Silicon Valley Patent Lawyers Set Up A Dog Park In Eastern Texas To Keep Cases There
from the buying-the-bull dept
This has resulted in some games being played by lawyers who want to keep cases in Texas. The popular one is to set up a totally empty office in some of the office buildings that seem to specialize in this kind of thing. That was a nice part of the recent This American Life episode about patents, where reporters Alex Blumberg and Laura Sydell literally went to one such famous building in Marshall, Texas, and knocked on doors to see if anyone actually occupied the offices of "patent troll" companies. Another strategy has been to sue random companies in East Texas along with the real targets. The small East Texas companies are usually dropped from the lawsuit later, but the patent trolls argue that with so many different companies in so many different places, East Texas is as good as any place... especially since at least one infringing company is right there! Of course, one nice thing about the recent patent reform bill is that it likely ends these attempts to bogusly join together unrelated defendants.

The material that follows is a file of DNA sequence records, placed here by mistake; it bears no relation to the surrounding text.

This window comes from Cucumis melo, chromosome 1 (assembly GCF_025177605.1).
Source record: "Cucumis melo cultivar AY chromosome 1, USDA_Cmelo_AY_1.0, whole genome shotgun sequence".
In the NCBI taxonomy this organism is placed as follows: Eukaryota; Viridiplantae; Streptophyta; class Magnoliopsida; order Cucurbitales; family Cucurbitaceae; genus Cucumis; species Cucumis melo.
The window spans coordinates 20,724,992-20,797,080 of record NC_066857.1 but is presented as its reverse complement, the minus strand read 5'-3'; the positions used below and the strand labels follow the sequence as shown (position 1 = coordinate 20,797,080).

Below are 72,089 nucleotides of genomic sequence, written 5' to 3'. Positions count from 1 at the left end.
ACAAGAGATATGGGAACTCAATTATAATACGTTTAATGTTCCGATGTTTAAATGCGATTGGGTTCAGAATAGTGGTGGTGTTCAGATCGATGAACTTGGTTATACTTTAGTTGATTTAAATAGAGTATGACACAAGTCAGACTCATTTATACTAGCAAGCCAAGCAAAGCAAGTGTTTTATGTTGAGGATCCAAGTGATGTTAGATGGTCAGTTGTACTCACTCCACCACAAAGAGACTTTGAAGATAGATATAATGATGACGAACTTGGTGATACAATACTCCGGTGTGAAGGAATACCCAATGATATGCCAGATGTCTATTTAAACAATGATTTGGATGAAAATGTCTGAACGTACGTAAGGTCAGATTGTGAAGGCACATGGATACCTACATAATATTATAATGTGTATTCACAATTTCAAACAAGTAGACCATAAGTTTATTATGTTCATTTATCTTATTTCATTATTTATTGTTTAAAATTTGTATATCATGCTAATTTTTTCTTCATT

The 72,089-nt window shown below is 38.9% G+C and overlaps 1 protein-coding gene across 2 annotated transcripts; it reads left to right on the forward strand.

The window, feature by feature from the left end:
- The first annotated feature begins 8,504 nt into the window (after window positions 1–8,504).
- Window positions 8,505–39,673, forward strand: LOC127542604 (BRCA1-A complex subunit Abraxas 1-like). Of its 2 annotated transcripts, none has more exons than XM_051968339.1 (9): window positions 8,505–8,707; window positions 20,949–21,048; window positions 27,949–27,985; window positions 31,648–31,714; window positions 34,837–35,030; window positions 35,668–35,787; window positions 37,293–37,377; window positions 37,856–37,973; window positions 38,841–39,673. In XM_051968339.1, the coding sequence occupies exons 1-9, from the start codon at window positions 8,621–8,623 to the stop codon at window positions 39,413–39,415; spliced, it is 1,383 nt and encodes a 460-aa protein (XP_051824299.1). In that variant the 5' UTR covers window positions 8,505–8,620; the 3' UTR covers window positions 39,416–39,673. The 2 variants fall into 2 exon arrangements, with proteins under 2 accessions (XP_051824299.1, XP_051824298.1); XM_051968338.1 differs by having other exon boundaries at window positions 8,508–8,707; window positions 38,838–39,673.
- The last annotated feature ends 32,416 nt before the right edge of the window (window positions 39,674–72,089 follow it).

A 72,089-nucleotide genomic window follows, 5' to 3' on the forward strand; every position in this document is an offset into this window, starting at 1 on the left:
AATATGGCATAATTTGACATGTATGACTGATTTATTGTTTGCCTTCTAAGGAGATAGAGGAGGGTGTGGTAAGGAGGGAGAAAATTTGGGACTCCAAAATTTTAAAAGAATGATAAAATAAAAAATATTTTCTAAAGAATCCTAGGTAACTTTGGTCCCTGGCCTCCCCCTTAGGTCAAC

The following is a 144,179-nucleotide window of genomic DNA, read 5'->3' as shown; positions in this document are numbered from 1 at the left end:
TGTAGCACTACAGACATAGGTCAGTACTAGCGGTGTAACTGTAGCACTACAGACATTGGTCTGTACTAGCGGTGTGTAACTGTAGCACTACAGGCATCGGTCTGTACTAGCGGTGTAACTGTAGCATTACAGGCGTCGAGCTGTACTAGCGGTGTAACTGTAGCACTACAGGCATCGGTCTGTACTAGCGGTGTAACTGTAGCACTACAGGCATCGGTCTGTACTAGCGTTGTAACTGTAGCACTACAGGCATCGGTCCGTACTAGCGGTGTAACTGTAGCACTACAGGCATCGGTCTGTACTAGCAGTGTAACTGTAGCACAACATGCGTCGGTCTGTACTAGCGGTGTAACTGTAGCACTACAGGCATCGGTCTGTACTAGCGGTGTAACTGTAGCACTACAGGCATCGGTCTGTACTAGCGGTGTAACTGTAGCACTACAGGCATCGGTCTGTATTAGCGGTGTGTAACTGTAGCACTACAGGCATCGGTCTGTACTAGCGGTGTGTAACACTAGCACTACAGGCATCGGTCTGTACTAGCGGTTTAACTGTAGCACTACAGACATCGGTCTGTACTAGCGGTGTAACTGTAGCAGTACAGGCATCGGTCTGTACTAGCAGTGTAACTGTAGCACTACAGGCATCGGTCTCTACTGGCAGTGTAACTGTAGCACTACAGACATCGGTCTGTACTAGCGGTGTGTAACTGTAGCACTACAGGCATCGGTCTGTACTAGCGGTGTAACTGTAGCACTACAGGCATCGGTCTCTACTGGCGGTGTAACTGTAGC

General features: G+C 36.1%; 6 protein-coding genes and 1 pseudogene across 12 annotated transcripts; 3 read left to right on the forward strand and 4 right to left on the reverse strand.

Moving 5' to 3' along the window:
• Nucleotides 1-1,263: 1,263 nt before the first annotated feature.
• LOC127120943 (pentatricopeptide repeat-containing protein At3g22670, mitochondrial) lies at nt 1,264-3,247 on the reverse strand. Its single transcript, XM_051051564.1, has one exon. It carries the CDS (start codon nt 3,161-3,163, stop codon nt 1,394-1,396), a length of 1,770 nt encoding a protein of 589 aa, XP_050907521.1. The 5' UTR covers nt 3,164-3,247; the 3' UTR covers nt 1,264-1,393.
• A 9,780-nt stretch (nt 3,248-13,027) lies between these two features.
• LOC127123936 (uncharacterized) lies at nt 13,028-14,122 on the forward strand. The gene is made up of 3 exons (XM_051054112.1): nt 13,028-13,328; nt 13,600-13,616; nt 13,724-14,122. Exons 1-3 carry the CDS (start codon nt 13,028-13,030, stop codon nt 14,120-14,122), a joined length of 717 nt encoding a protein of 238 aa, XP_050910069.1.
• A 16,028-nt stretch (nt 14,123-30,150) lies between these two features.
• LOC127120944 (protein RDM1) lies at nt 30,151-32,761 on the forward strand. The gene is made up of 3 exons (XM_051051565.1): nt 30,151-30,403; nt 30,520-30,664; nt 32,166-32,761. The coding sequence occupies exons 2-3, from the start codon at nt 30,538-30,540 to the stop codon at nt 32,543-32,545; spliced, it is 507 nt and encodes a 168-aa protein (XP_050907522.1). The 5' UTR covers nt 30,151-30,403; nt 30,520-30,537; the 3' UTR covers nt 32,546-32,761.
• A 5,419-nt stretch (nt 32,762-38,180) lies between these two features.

Of course, some lawyers go above and beyond such simple tactics. A personal favorite, of course, was the fact that TiVo literally bought a prize-winning bull in Marshall, Texas. Some say it was to influence the jury, but we wonder if it didn't also help establish a "presence" in East Texas.
Along those lines, it's interesting to note that a Silicon Valley lawyer-turned-patent troll, named Kevin Zilka, who has a rather dubious history with filing lawsuits in East Texas, apparently has set up a dog park in East Texas. Once again, the assumption is that this is a rather cynical attempt by Zilka to establish a reason for keeping cases that jurisdiction. Zilka, after all, is the guy who once sued a company four blocks away from his own offices in San Jose... but still filed the case nearly 2,000 miles away in East Texas. I'm sure the dog park is quite nice, but it sure seems like a massively cynical attempt to establish a "presence" for the sake of keeping cases in East Texas.